Advanced Light Source gets scientific program head

September 16, 1994

By Lynn Yarris,

Neville Smith, 52, a leader in photoemission spectroscopy for 25 years with AT&T Bell Laboratories, has been appointed the first scientific program head of the Advanced Light Source. Smith was named to the position by LBL director Charles V. Shank, effective immediately. Phil Ross, a chemist with the Materials Sciences Division who had been acting ALS scientific advisor, has returned to his research.

Smith will supervise the ALS user program, chair the new Program Advisory Committee, act as the ALS scientific representative, and ensure that Light Source operations meet the scientific goals of all users, including industrial participants. Currently, he is developing the formal process by which independent investigators will be able to use the ALS.

A native of England with a Ph.D. in physics from Cambridge University, Smith came to the U.S. in 1966. After doing post-doctoral research at Stanford University under William Spicer, a pioneer in photoemission spectroscopy, he joined the staff at Bell Labs in Murray Hill, N.J.

Smith comes to LBL already quite familiar with the Light Source. In 1987 he was made a member of the ALS Users' Executive Committee and for the next six years, chaired the ALS Program Review Panel, which reviewed all the proposals to form participating research teams.

Smith takes his position at a time when the ALS scientific program he helped launch is beginning to produce results.

"The machine works even better than what was called for in its specifications and the high brightness of its beams is really paying off," he says. "Industrial users are finding out that we've got an instrument that is capable of solving many of their problems."

Prominent among these recent experimental results was a study by a research team from Uppsala, Sweden, using soft x-ray fluorescent spectroscopy (SXRFS) to investigate the structure of fullerene molecules (also known as buckyballs) with unprecedented resolution. A collaborative team from the universities of Tennessee and Tulane, working with an undulator beamline they share with IBM, also used SXRFS to study interfaces buried so far below sample surfaces as to be inaccessible to photoemission spectroscopy.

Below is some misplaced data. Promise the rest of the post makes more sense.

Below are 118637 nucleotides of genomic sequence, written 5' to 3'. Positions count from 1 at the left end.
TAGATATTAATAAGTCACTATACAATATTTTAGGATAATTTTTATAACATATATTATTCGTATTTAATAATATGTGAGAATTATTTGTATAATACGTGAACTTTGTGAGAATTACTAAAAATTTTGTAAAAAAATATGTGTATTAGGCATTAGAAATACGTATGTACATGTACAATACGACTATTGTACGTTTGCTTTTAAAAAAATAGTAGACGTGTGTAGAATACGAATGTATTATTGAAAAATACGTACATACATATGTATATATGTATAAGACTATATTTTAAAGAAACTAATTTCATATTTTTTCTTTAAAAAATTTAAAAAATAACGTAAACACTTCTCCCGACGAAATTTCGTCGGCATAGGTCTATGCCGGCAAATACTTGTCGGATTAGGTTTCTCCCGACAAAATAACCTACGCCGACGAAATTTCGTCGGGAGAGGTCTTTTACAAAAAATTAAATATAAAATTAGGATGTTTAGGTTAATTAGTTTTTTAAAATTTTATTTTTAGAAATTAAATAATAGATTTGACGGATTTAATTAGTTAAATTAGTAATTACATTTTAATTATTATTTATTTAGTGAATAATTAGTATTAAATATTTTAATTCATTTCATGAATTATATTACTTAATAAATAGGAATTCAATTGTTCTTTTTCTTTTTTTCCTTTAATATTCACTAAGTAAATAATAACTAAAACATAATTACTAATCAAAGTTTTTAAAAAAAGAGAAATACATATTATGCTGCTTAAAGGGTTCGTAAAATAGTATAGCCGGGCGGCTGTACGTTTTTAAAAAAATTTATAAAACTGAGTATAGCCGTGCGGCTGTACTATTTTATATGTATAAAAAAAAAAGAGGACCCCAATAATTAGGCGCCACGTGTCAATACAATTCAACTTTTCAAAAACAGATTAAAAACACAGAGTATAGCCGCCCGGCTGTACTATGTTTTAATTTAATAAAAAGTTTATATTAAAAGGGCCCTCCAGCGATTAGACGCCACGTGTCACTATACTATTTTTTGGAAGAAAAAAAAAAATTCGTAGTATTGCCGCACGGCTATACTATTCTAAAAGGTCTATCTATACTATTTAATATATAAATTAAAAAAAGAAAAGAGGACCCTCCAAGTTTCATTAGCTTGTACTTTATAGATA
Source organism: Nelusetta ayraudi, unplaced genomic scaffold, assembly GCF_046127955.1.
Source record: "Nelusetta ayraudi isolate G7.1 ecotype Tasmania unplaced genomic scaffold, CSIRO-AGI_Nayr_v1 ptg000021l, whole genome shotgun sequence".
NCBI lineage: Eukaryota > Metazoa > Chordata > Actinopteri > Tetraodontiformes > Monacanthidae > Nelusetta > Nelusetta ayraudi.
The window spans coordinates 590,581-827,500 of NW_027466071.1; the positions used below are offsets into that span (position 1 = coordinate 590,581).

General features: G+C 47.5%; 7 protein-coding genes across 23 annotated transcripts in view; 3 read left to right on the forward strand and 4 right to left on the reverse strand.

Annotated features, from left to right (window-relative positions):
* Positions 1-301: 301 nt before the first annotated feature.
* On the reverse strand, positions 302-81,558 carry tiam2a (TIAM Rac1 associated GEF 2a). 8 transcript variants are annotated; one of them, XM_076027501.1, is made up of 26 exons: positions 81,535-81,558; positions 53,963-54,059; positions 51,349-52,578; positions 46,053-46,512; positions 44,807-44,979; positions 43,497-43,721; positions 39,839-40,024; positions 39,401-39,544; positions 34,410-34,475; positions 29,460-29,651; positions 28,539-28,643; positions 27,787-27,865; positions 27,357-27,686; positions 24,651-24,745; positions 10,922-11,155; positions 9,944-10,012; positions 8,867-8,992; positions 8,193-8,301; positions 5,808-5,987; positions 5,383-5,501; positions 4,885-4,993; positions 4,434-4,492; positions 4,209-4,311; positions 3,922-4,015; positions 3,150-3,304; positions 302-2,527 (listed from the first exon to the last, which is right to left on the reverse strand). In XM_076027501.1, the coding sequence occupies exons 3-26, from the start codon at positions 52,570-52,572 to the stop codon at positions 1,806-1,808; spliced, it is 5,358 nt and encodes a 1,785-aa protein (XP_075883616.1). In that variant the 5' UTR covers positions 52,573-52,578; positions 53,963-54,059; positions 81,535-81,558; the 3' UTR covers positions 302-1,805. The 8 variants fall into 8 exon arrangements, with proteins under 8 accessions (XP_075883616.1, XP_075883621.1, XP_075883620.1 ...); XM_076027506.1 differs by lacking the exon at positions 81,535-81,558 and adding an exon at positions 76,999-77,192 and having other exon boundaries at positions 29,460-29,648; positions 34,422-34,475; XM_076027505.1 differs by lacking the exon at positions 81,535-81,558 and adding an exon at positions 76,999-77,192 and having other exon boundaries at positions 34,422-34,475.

"We currently have in place three undulator and four bending magnet beamlines, and are planning for two wigglers and another undulator to be in place by 1996," says Smith. "That will leave us with four straight sections (the sections of the ALS storage ring that accommodate undulators or wigglers) unspoken for. Part of my job is to identify potential new user communities and make sure those communities know about the potential of the ALS."

Smith envisions a strong Life Sciences program for the ALS. Funding has already been procured for an x-ray crystallography beamline and laboratory support facilities, and for an x-ray microscope that would provide five times the resolution of optical microscopes for the study of biological materials in their natural aqueous environment. Partial funding has been obtained for an elliptical wiggler that would provide circularly polarized light. In addition to the study of the right-handed and left-handed properties of biological materials, this circularly polarized light could also be used to characterize magnetic properties in complex materials.

For his own research on the ALS, Smith is in the process of establishing an experimental program in spin-polarized photoemission spectroscopy. This process involves the analysis of the quantum mechanical property known as "spin" of electrons emitted from a material as a result of exposure to x-rays.

Under Smith's proposal, an elliptical wiggler beamline will be used to examine how photoelectron spin state relates to electronic structure at the surface of a sample material. This information in turn will be related to the material's magnetic properties. Among other applications, it should help researchers learn how to pack more bits of data onto the computer storage disks of the future.